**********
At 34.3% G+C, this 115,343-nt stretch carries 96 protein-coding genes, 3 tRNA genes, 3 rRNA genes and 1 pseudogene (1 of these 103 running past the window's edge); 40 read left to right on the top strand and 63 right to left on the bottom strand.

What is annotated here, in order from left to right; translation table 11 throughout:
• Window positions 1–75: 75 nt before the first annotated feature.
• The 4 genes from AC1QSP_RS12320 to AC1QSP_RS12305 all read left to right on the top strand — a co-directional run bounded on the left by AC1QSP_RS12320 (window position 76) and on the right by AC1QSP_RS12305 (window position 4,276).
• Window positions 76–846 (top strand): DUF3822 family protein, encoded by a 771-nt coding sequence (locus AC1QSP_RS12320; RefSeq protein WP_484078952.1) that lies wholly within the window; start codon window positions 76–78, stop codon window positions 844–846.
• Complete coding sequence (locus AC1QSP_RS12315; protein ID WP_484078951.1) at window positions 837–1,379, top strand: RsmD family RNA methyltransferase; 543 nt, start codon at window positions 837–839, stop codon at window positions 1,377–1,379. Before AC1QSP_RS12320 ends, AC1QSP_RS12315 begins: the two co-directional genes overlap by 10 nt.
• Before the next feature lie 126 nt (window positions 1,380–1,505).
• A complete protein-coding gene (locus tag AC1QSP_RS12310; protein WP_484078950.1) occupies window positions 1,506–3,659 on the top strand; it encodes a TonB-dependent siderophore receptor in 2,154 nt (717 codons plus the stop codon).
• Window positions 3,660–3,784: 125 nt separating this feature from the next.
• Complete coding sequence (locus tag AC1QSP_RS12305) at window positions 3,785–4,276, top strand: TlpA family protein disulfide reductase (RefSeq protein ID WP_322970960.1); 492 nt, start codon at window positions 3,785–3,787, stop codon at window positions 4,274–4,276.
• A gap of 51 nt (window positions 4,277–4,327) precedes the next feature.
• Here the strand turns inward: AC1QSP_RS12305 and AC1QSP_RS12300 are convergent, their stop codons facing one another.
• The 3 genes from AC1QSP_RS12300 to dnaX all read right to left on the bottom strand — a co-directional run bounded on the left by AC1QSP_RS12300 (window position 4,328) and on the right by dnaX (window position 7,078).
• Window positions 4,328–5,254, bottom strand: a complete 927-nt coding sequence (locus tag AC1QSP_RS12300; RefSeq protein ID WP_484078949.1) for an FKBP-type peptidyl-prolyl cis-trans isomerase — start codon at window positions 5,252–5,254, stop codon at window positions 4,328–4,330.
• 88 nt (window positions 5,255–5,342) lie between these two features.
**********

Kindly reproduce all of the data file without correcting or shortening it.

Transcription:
At 34.3% G+C, this 115,343-nt stretch carries 96 protein-coding genes, 3 tRNA genes, 3 rRNA genes and 1 pseudogene (1 of these 103 running past the window's edge); 40 read left to right on the top strand and 63 right to left on the bottom strand.

What is annotated here, in order from left to right; translation table 11 throughout:
• Window positions 1–75: 75 nt before the first annotated feature.
• The 4 genes from AC1QSP_RS12320 to AC1QSP_RS12305 all read left to right on the top strand — a co-directional run bounded on the left by AC1QSP_RS12320 (window position 76) and on the right by AC1QSP_RS12305 (window position 4,276).
• Window positions 76–846 (top strand): DUF3822 family protein, encoded by a 771-nt coding sequence (locus AC1QSP_RS12320; RefSeq protein WP_484078952.1) that lies wholly within the window; start codon window positions 76–78, stop codon window positions 844–846.
• Complete coding sequence (locus AC1QSP_RS12315; protein ID WP_484078951.1) at window positions 837–1,379, top strand: RsmD family RNA methyltransferase; 543 nt, start codon at window positions 837–839, stop codon at window positions 1,377–1,379. Before AC1QSP_RS12320 ends, AC1QSP_RS12315 begins: the two co-directional genes overlap by 10 nt.
• Before the next feature lie 126 nt (window positions 1,380–1,505).
• A complete protein-coding gene (locus tag AC1QSP_RS12310; protein WP_484078950.1) occupies window positions 1,506–3,659 on the top strand; it encodes a TonB-dependent siderophore receptor in 2,154 nt (717 codons plus the stop codon).
• Window positions 3,660–3,784: 125 nt separating this feature from the next.
• Complete coding sequence (locus tag AC1QSP_RS12305) at window positions 3,785–4,276, top strand: TlpA family protein disulfide reductase (RefSeq protein ID WP_322970960.1); 492 nt, start codon at window positions 3,785–3,787, stop codon at window positions 4,274–4,276.
• A gap of 51 nt (window positions 4,277–4,327) precedes the next feature.
• Here the strand turns inward: AC1QSP_RS12305 and AC1QSP_RS12300 are convergent, their stop codons facing one another.
• The 3 genes from AC1QSP_RS12300 to dnaX all read right to left on the bottom strand — a co-directional run bounded on the left by AC1QSP_RS12300 (window position 4,328) and on the right by dnaX (window position 7,078).
• Window positions 4,328–5,254, bottom strand: a complete 927-nt coding sequence (locus tag AC1QSP_RS12300; RefSeq protein ID WP_484078949.1) for an FKBP-type peptidyl-prolyl cis-trans isomerase — start codon at window positions 5,252–5,254, stop codon at window positions 4,328–4,330.
• 88 nt (window positions 5,255–5,342) lie between these two features.